The U.S. Department of Transportation’s Federal Highway Administration (FHWA) has officially announced 55 routes that will serve as the basis for a national network of alternative fuel corridors spanning 35 states.
The FHWA says that the network is nearly 85,000 miles long, and more miles will be added in the future to accommodate electric, hydrogen, propane and natural gas vehicles as additional fueling and charging stations are built.
“Alternative fuels and electric vehicles will play an integral part in the future of America’s transportation system,” says U.S. Transportation Secretary Anthony Foxx. “We have a duty to help drivers identify routes that will help them refuel and recharge those vehicles, and designating these corridors on our highways is a first step.”
The FHWA intends to support the expansion of this national network through a process that does the following:
- Provides the initial opportunity for a formal corridor designation now and in the future on a rolling basis, without a cap on the number of corridors;
- Ensures that corridor designations are selected based on criteria that promote the “build out” of a national network;
- Develops national signage and branding to help catalyze applicant and public interest;
- Encourages multistate and regional cooperation and collaboration; and
- Brings together a consortium of stakeholders, including state agencies, utilities, alternative fuel providers and car manufacturers, to promote and advance alternative fuel corridor designations, in conjunction with the U.S. Department of Energy.
According to the FHWA, those corridors designated as “sign-ready,” meaning routes where alternative fuel stations are currently in operation, will be eligible to feature new signs alerting drivers where they can find fuel for their alternative fuel vehicles. These signs are similar to existing signs that alert drivers to gas stations, food, lodging and other essentials. As reported, the designation of these corridors fulfills a directive in the Fixing America’s Surface Transportation (FAST) Act, a five-year, $305 billion surface transportation bill signed into law on Dec. 04, 2015, by President Barack Obama.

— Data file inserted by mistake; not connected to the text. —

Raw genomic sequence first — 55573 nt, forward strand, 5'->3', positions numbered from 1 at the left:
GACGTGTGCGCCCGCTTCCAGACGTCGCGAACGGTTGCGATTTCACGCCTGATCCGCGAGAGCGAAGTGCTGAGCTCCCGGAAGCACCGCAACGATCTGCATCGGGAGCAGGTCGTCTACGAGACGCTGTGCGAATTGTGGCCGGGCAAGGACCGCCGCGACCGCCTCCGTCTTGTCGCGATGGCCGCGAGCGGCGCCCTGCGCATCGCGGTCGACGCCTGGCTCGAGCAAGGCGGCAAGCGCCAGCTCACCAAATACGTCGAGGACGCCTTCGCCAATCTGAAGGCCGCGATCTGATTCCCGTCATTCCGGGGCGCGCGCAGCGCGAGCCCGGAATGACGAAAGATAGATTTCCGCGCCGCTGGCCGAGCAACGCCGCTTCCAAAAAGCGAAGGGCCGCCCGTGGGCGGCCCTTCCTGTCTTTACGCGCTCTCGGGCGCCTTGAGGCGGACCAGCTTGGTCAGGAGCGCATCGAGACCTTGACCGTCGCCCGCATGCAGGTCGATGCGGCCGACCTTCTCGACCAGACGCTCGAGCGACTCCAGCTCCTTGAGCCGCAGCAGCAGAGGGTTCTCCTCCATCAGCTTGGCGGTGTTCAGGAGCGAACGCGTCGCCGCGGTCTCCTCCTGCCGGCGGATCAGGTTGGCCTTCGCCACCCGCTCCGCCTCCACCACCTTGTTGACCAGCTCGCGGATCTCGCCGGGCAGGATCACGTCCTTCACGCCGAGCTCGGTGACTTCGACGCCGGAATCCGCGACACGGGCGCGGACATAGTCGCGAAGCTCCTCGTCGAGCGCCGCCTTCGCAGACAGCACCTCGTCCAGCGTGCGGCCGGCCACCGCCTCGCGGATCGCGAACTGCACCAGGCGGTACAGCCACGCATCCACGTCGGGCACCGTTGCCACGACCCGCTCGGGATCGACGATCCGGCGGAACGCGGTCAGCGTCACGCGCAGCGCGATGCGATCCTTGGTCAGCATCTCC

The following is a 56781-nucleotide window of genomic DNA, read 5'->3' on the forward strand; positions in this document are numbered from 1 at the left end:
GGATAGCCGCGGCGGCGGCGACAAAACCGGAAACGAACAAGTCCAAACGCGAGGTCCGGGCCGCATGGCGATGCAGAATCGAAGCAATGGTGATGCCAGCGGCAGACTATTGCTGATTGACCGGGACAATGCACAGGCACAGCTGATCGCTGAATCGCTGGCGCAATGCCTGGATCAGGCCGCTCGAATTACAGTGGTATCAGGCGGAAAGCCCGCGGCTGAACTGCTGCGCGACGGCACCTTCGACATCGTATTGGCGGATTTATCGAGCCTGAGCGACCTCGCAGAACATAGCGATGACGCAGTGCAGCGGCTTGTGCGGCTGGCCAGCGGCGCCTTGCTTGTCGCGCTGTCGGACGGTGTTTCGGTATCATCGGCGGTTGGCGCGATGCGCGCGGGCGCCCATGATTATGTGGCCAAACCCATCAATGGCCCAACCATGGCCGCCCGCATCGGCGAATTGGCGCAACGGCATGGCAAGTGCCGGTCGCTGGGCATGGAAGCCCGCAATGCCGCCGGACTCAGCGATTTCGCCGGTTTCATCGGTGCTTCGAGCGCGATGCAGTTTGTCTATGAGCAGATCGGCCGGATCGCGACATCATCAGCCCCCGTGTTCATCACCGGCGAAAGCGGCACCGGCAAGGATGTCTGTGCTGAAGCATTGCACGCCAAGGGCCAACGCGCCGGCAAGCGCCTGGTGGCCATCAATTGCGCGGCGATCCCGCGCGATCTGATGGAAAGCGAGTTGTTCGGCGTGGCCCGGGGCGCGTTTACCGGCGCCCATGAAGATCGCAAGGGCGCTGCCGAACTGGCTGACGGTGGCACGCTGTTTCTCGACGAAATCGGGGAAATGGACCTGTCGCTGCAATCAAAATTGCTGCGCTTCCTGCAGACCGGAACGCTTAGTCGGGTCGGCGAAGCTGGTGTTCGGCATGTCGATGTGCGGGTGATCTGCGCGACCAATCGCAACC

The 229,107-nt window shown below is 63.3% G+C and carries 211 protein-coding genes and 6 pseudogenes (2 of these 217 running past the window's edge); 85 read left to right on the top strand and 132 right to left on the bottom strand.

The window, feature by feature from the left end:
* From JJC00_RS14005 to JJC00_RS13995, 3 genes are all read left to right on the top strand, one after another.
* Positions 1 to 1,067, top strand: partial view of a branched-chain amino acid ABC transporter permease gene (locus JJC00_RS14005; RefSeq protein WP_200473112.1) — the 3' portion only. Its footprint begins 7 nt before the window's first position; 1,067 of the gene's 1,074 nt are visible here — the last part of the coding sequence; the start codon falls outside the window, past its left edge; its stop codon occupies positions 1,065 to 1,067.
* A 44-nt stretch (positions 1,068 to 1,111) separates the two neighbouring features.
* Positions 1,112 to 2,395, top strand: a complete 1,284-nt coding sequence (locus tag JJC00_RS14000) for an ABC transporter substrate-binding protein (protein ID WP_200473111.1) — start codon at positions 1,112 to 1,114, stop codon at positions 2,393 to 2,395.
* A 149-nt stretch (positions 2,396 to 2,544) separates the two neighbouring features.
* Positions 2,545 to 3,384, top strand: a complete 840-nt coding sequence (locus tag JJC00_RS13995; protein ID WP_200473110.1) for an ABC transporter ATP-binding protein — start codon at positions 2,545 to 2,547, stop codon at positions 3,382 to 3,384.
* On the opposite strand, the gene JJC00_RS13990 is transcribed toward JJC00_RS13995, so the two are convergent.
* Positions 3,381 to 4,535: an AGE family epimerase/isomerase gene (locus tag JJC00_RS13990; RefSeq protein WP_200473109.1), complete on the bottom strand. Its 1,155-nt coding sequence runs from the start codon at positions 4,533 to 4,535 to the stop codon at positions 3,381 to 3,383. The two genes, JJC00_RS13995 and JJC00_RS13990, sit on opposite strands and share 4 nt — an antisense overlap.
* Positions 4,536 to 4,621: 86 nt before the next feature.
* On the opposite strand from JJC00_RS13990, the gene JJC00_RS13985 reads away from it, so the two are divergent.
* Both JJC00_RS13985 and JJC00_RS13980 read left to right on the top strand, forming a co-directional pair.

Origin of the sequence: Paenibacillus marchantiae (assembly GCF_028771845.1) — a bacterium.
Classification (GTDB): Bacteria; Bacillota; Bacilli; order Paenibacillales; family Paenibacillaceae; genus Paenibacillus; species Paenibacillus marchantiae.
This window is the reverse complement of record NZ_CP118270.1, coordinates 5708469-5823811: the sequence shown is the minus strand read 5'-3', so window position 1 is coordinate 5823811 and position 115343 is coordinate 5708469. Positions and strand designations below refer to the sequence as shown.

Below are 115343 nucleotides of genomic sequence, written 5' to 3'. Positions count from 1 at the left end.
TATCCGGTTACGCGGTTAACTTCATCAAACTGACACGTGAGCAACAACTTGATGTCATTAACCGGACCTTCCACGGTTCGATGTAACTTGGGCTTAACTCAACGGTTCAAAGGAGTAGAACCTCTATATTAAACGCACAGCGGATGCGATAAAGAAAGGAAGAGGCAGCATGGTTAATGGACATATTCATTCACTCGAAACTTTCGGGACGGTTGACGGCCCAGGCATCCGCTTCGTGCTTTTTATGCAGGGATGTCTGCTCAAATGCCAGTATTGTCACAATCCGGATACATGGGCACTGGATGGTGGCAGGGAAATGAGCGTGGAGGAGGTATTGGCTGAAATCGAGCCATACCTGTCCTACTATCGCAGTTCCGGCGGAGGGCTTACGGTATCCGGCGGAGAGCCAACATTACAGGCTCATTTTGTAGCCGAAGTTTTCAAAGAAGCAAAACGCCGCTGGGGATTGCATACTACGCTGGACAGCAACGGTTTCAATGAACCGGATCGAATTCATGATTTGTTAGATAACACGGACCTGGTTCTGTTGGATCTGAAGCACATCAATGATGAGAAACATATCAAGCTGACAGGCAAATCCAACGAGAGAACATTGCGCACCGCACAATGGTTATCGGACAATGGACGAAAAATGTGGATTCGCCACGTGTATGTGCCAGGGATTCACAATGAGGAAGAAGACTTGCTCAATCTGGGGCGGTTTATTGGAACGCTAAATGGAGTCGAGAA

In July, as previously announced, Secretary Foxx called on states to nominate national plug-in electric vehicle charging and hydrogen, propane and natural gas fueling corridors along major highways. The specific fuels were designated by Congress in the FAST Act.
By supporting lower-emission vehicles, alternative fuel corridors will help to reduce transportation emissions, the leading source of U.S. greenhouse-gas emissions, and will help the nation meet its goal of reducing emissions by 80% or more by 2050.
According to new FHWA data, U.S. drivers consumed nearly 72 billion gallons of gasoline in the first half of 2016 – a 3% increase over the same period a year earlier and the largest percentage increase in nearly two decades – and drove more than 3.15 trillion miles last year.
“Identifying where alternative fueling stations can be found will help the public in many ways,” says Federal Highway Administrator Gregory Nadeau. “This initial designation sets the stage for the next round of nominations early next year and begins a conversation with stakeholders about developing and implementing a vision to enable coast-to-coast travel using alternative fuels.”
The new signs and a list of the new sign-ready corridors can be found here.
Maps courtesy of the FHWA.